I'm helping an artist with a project that requires a modified polyconic projection of the world, centered on N America.
The artist wants to render globe gores, like the image attached below, but with the center on the US (around 100w 40n). In both ArcMap and ArcGIS Pro I am able to modify the Central Meridian of standard polyconic coordinate system to re center along 100w meridian, but I can't make any changes to the Latitude of Origin to put N America under the center of the north pole. FYI, the artist has another team member who is using Global Mapper to generate the centered globe gores, but is also unable to modify the coordinate system to recenter the map.
Any advice on how to change either the coordinate system itself or the input raster (Natural Earth GeoTIF) to get the desired effect is greatly appreciated.
Unfortunately, the polyconic projection is not implemented as an oblique map projection in ArcMap and ArcGIS Pro. The Latitude of Origin parameter only moves (0, 0) point to the given latitude on the Central Meridian.
Thanks Bojan. Sorry for taking so long to respond, been driving back home from Oregon. Given the parameters from my question above, to have the polyconic map centered on the US (around 100w 40n), can you think of a way to modify the input raster instead to accomplish that?
You could use custom geographic coordinate systems (GCS-es) and set of custom transformations (GT-s) to rotate your raster. See the workflow below.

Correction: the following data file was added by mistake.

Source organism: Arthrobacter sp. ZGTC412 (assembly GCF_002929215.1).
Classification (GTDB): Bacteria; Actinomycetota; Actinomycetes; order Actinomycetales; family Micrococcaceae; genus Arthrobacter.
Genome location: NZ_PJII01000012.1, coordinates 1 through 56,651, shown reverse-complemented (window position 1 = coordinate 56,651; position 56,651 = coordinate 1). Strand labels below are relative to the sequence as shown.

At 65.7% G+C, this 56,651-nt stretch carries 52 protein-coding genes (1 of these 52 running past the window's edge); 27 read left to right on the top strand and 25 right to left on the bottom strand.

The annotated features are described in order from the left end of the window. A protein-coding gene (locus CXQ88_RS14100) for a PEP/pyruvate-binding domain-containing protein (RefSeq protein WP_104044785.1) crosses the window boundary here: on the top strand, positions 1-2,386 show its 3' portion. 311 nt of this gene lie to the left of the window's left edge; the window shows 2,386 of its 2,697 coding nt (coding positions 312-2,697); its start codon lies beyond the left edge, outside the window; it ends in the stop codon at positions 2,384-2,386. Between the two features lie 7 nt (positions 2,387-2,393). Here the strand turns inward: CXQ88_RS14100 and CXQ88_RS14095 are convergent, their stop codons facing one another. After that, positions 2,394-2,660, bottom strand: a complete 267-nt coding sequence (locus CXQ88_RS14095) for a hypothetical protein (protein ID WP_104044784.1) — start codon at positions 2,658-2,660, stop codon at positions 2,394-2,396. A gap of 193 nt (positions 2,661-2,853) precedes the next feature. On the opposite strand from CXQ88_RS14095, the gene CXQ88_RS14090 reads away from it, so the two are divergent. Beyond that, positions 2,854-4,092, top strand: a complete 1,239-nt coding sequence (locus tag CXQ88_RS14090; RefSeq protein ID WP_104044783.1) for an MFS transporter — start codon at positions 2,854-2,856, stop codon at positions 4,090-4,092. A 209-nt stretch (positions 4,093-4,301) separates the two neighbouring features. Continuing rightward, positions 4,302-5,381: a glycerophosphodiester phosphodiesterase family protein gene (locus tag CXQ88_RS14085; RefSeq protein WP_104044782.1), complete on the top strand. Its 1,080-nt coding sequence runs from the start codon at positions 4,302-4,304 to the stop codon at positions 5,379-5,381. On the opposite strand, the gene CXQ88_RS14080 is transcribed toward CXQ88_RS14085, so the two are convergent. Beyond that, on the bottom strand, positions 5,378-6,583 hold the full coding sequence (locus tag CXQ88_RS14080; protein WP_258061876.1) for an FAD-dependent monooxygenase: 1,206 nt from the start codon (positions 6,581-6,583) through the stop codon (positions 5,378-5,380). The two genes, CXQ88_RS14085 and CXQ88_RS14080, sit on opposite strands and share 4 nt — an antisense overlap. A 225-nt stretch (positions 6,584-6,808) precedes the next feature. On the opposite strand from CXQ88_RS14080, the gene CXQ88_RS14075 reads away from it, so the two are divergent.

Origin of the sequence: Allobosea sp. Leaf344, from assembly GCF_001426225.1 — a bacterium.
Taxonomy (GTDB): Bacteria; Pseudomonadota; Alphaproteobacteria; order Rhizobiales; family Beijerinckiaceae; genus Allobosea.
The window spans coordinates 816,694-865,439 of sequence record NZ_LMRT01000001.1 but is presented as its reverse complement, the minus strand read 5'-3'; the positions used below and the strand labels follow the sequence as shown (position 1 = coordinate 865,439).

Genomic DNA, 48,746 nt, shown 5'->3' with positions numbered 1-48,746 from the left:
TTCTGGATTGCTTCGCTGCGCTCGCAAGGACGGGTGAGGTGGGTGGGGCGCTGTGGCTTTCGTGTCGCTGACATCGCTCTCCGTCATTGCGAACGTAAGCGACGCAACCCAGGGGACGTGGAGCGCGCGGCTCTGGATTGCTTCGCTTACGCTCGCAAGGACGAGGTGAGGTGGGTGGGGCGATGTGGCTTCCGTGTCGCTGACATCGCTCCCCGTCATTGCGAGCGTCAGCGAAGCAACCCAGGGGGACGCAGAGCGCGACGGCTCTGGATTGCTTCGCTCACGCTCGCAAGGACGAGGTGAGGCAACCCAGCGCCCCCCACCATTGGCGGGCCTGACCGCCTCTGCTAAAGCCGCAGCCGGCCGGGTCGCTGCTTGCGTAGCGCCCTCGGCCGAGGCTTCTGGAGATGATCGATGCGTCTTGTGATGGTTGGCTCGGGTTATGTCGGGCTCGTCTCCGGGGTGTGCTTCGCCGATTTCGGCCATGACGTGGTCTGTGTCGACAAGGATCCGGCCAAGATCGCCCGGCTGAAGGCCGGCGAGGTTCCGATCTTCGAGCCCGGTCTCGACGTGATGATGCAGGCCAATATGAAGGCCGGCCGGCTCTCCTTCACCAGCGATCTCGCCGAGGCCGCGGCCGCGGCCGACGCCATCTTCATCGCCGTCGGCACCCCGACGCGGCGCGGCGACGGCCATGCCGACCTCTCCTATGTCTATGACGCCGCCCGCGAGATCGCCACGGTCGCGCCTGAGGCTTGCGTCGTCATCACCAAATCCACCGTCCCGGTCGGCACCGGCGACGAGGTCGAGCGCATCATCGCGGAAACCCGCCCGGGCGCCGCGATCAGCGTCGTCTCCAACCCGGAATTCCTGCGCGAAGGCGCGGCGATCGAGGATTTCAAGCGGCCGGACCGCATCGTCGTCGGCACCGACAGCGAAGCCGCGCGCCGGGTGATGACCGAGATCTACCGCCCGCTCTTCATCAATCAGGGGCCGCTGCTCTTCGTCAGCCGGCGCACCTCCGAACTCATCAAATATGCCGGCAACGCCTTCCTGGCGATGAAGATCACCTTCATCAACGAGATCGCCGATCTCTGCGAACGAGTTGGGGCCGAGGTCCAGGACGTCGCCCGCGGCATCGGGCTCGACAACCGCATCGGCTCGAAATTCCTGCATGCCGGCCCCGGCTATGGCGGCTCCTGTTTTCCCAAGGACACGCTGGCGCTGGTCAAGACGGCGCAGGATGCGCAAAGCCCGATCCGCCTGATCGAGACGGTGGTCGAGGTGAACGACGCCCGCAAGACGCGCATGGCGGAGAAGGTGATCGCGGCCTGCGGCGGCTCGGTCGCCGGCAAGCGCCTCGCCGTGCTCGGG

NOTE: Described workflow is not recommended for high accuracy data and ellipsoids, and it does not work well with vector data.
To generate a map the globe gores centered on 100° W 40° N, you need to rotate your center point to the North Pole. One way to accomplish that would be using two custom GCS-es and two custom GT-s:
1) Open coordinate system picker, create and store in Favorites two custom GCS-es: e.g. RotatedGlobe1 and RotatedGlobe2.
2) Create a custom geographic transformation from GCS of your data, e.g. WGS 1984, to RotatedGlobe1 GCS. In my example, I used Coordinate Frame method, which includes rotation parameters, passed in seconds: -100° = -360 000". You could also use Longitude Rotation method in this step.
This rotates your raster around Earth's rotation axis, or Z-axis and shifts everything to 100° W meridian.
3) Create another custom geographic transformation from RotatedGlobe1 GCS to RotatedGlobe2 GCS. This time you rotate around Y-axis for 50° = 180 000". This moves your point, 100° W 40° N, to the "North Pole" location.
4) You go back to map properties and select map's coordinate system to be RotatedGlobe2 GCS and select two custom transformations to rotate your data properly.
Here is the resulting rotated raster:
5) You can also create a custom polyconic projected coordinate system and automatically project your data.
Note: In ArcGIS Pro 2.5, there are some issues with reading custom coordinate systems from Favorites, so you might have to manually input correct GCS definition when creating it. If done correctly, it will pick your custom transformations.
Here is the result.
6) You might want to overlay with un-transformed graticule to properly clip a gore. Create a copy of 15° graticule vector layer, use Define Projection tool to change GCS of that layer to be RotatedGlobe2 GCS, and add it to your map.
7) To generate other gores, just change Central Meridian parameter to shift everything to the center of the next gore.
Again, you might have to manually input correct GCS definition when creating it due to a bug in ArcGIS Pro 2.5.
I think the custom transformations worked, but I'm having an issue with re-projecting and exporting the rasters. They render ok on the fly, but exporting to the new system leaves black empty areas in the output. I may just have a memory issue, I'm running Pro in a VM on my MacBook Pro. Note: ignore the "noise" in the 2nd image, that's actually a 2nd raster over the Natural Earth one.